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Comment Re:Pierson's Puppeteers (Score 2) 577

Either that or the reasoning behind the facts are wrong. The first steam engine did not get invented until the the 1710s by Newcomen. Watt's steam engine didn't come out until 1770s or so. The amount of coal burnt in the early 19thC as a result of the steam engines was minuscule (It's a guestimate. I don't have the figures.) compared to the total amount of coal and wood that was being burnt for millennia.

So this round of global warming may have started in the 1830 but it is damning - in my eyes anyway - to say that it is the result of the industrial revolution.

Comment Re:All I care about is: (Score 1) 170


good point.

However politicians pass all sorts of compliance laws. Among the purposes of these laws is to ascertain who did what when; who knew what when. Running an email server to bypass compliance regulations is not ethical. (Although it may technically have been legal for the S of S. I'm not an attorney so I don't know how the i's are dotted and the t's are crossed.)

Running the email server out of her house was clearly done to circumvent compliance and FOI requests.

Comment Re:The problem with these meters (Score 1) 147

This was an example. StilI have a more complex passwords that deal with the dictionary attacks.

The issue here is knowing who your attacker is. If the attacker are random (albeit professional) thieves then what you need to do is make your password too difficult to bother.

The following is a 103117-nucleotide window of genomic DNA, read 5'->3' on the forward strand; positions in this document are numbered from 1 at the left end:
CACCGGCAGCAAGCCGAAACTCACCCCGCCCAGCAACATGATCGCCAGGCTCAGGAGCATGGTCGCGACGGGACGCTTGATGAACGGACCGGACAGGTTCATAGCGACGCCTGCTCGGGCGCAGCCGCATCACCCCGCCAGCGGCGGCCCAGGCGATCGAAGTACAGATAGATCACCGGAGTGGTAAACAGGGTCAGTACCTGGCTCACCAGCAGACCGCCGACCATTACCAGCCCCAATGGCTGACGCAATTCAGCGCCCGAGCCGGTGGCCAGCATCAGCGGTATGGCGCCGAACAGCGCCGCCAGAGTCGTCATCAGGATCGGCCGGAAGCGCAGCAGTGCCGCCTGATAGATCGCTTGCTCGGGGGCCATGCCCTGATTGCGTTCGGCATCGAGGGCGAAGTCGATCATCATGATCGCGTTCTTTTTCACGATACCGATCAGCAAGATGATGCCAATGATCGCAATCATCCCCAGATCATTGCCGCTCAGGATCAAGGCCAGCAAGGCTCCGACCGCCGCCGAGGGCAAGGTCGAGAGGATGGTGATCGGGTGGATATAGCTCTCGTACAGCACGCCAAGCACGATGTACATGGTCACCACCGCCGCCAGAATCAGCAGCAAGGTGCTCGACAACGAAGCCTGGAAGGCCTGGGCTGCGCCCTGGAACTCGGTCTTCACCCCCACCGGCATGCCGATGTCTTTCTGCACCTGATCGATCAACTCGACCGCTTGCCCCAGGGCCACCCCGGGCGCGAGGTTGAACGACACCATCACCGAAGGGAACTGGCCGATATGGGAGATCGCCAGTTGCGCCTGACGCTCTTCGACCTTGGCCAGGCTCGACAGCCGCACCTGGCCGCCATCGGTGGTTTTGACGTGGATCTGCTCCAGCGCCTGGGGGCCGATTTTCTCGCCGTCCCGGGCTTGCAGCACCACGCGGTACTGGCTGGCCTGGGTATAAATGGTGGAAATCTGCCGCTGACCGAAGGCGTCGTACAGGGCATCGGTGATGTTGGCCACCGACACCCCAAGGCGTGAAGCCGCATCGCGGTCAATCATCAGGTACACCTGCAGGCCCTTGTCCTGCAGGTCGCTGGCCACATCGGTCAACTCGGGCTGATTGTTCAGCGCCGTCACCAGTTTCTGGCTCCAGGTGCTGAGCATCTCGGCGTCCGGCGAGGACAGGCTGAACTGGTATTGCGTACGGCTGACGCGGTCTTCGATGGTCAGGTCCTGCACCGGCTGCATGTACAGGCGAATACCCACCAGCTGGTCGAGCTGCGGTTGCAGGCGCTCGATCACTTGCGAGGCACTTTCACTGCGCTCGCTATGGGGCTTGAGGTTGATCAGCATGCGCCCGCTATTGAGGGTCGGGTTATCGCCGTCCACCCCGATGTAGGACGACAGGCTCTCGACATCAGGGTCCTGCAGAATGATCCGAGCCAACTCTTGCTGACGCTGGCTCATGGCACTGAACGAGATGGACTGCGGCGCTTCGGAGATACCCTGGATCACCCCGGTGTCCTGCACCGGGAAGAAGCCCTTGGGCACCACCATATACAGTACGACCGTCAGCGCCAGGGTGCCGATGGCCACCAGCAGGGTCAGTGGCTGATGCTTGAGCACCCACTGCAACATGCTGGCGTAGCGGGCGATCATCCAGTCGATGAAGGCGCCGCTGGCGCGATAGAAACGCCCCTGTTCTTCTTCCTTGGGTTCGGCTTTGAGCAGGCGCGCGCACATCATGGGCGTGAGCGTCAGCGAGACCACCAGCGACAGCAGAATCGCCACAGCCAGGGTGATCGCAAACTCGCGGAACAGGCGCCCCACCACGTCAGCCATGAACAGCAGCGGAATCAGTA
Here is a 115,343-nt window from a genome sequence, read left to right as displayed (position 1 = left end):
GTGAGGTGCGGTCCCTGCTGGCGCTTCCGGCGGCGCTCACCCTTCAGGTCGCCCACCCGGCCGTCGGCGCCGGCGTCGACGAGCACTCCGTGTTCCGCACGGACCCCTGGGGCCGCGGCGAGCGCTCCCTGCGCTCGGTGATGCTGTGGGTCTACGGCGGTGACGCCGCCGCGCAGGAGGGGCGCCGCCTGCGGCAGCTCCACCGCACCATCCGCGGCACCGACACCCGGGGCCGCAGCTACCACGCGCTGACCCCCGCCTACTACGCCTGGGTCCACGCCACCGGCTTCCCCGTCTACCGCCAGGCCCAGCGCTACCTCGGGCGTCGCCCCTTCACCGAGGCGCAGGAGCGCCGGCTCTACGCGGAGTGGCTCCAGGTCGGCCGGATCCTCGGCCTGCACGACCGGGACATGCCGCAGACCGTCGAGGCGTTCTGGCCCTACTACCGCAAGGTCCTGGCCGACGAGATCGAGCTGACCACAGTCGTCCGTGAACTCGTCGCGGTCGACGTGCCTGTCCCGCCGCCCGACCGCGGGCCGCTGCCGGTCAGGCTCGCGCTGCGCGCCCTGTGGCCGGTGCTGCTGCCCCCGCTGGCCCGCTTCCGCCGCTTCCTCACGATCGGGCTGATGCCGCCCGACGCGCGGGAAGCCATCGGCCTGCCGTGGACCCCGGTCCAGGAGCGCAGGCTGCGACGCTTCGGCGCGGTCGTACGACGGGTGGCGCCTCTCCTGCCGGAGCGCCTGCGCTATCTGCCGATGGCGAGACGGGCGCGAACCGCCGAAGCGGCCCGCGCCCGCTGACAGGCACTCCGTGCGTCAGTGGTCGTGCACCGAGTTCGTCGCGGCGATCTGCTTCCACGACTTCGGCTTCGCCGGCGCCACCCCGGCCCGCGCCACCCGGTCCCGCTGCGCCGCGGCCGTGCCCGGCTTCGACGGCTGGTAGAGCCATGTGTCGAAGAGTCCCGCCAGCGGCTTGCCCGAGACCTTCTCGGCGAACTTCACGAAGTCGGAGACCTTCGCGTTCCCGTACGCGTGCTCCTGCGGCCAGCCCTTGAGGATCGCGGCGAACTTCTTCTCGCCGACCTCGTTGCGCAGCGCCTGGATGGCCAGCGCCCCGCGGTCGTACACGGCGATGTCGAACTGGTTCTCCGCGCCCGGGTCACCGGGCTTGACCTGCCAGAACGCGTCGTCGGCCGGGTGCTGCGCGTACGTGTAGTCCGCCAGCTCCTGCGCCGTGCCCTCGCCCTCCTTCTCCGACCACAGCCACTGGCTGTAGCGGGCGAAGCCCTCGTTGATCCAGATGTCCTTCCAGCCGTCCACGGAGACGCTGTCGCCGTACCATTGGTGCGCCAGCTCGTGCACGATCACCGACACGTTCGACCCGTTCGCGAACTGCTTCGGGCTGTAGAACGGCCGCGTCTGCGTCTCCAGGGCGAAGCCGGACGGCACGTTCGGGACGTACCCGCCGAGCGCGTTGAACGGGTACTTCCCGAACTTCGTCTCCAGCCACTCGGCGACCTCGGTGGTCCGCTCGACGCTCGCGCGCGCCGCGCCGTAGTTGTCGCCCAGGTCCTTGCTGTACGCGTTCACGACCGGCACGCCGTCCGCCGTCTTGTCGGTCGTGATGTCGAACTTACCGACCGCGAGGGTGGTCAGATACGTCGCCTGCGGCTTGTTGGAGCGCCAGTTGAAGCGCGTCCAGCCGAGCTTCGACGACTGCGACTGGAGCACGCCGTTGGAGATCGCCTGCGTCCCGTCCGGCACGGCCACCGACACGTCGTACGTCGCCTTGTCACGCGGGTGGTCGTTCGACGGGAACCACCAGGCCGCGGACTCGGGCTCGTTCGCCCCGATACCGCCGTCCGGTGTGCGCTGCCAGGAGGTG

They will run the passwords through a bunch of attempts. After a while they will get to a point of diminishing returns and give up. I'm pretty damn sure that 20 characters (even if they are in a dictionary) will pass do just fine. (To beat a dictionary attack put in a date or a zzz or something)

Mets 1969 Rule Yankees zzz Drool

Now - if you're concerned about government actors (NSA, FBI, KGB, whatever) then that takes it up a notch. The first way is analogous to protecting your home from thieves. The other is like trying to defend your home from SWAT. Two very different things.

As far a remembering - that takes time and iterations. But I think ones privacy is worth it.

Comment Re:The problem with these meters (Score 1) 147

If the password is long and uses a lot of characters, it be harder to remember, which leads to it being written down.

Not really. Think of a phrase and use an algorithm.

(leaving spaces for clarity)
Mets Rule Yankees Drool are 20 characters - that's pretty strong in and of itself

substitute $ for s, 3 for e, and 0 for o and you have

met$rul3yank33$dr00l is easy to remember, easy to type and is pretty damn safe.

Comment Re:International Units please (Score 2) 189

either that or you can become familiar with other units.

There is something nicely retro in knowing that an acre was a measure of how much land an ox and a farmer could plow in one day; that the plowed in a straight line for 1/8 of a mile (a furlong). Even knowing that a mile was the measure of a 1000 paces (a pace is two steps- left, right).

You want to be objective? Then I suppose you want us to use Kelvin for temperature? Ah, isn't this a nice 300 degree day?

Comment Re:While It Sucks... (Score 1) 160

No. Not accurate at all. States do change and it historically has not been tied to how they voted in federal elections. (That's been changing rapidly over the last decade.)

Secondly neither party is monolithic. The Republican party is split between "establishment" which is for crony capitalism; libertarian / tea party which is greatly opposed to this and social conservatives who tend strongly to main street (as opposed to wall street) but for whom social issues is their primary concern.

Main Street is a catch-all phrase that refers to small farmers, mom-and-pop stores, small and mid size businesses (as opposed to multinational, publicly traded conglomerates ).

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